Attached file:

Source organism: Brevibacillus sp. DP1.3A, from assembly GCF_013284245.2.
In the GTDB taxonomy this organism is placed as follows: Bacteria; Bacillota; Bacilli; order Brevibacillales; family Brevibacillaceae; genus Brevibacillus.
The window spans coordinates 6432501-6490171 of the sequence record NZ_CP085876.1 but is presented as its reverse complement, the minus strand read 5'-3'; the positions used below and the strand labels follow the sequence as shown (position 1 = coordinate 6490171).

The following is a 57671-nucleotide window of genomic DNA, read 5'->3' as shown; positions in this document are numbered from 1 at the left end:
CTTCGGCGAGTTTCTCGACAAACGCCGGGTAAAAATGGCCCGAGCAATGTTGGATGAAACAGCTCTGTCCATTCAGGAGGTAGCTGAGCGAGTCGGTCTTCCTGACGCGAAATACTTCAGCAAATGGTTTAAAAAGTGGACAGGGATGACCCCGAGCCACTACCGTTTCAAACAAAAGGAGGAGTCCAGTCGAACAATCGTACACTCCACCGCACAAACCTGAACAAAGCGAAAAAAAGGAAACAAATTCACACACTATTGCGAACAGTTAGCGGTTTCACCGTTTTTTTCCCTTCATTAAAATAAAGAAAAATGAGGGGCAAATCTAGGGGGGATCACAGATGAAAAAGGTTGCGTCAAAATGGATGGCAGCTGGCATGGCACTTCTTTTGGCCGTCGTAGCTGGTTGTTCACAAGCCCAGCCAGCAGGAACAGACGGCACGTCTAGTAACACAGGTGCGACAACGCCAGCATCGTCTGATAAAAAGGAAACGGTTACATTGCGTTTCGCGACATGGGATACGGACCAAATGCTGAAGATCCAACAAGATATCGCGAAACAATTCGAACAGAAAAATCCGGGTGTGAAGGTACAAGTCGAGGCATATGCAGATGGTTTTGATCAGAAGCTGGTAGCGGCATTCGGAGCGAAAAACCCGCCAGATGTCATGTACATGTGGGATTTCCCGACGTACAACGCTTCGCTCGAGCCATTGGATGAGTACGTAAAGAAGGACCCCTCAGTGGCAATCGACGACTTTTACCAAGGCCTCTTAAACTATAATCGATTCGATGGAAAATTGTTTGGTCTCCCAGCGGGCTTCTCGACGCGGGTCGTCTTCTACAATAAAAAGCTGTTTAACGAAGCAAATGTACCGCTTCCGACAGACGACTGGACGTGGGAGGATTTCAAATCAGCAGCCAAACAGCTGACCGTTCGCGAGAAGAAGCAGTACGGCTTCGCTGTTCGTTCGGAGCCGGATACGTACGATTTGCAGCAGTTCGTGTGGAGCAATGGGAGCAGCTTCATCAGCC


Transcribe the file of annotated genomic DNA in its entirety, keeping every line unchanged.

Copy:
Source organism: Brevibacillus sp. DP1.3A, from assembly GCF_013284245.2.
In the GTDB taxonomy this organism is placed as follows: Bacteria; Bacillota; Bacilli; order Brevibacillales; family Brevibacillaceae; genus Brevibacillus.
The window spans coordinates 6432501-6490171 of the sequence record NZ_CP085876.1 but is presented as its reverse complement, the minus strand read 5'-3'; the positions used below and the strand labels follow the sequence as shown (position 1 = coordinate 6490171).

The following is a 57671-nucleotide window of genomic DNA, read 5'->3' as shown; positions in this document are numbered from 1 at the left end:
CTTCGGCGAGTTTCTCGACAAACGCCGGGTAAAAATGGCCCGAGCAATGTTGGATGAAACAGCTCTGTCCATTCAGGAGGTAGCTGAGCGAGTCGGTCTTCCTGACGCGAAATACTTCAGCAAATGGTTTAAAAAGTGGACAGGGATGACCCCGAGCCACTACCGTTTCAAACAAAAGGAGGAGTCCAGTCGAACAATCGTACACTCCACCGCACAAACCTGAACAAAGCGAAAAAAAGGAAACAAATTCACACACTATTGCGAACAGTTAGCGGTTTCACCGTTTTTTTCCCTTCATTAAAATAAAGAAAAATGAGGGGCAAATCTAGGGGGGATCACAGATGAAAAAGGTTGCGTCAAAATGGATGGCAGCTGGCATGGCACTTCTTTTGGCCGTCGTAGCTGGTTGTTCACAAGCCCAGCCAGCAGGAACAGACGGCACGTCTAGTAACACAGGTGCGACAACGCCAGCATCGTCTGATAAAAAGGAAACGGTTACATTGCGTTTCGCGACATGGGATACGGACCAAATGCTGAAGATCCAACAAGATATCGCGAAACAATTCGAACAGAAAAATCCGGGTGTGAAGGTACAAGTCGAGGCATATGCAGATGGTTTTGATCAGAAGCTGGTAGCGGCATTCGGAGCGAAAAACCCGCCAGATGTCATGTACATGTGGGATTTCCCGACGTACAACGCTTCGCTCGAGCCATTGGATGAGTACGTAAAGAAGGACCCCTCAGTGGCAATCGACGACTTTTACCAAGGCCTCTTAAACTATAATCGATTCGATGGAAAATTGTTTGGTCTCCCAGCGGGCTTCTCGACGCGGGTCGTCTTCTACAATAAAAAGCTGTTTAACGAAGCAAATGTACCGCTTCCGACAGACGACTGGACGTGGGAGGATTTCAAATCAGCAGCCAAACAGCTGACCGTTCGCGAGAAGAAGCAGTACGGCTTCGCTGTTCGTTCGGAGCCGGATACGTACGATTTGCAGCAGTTCGTGTGGAGCAATGGGAGCAGCTTCATCAGCC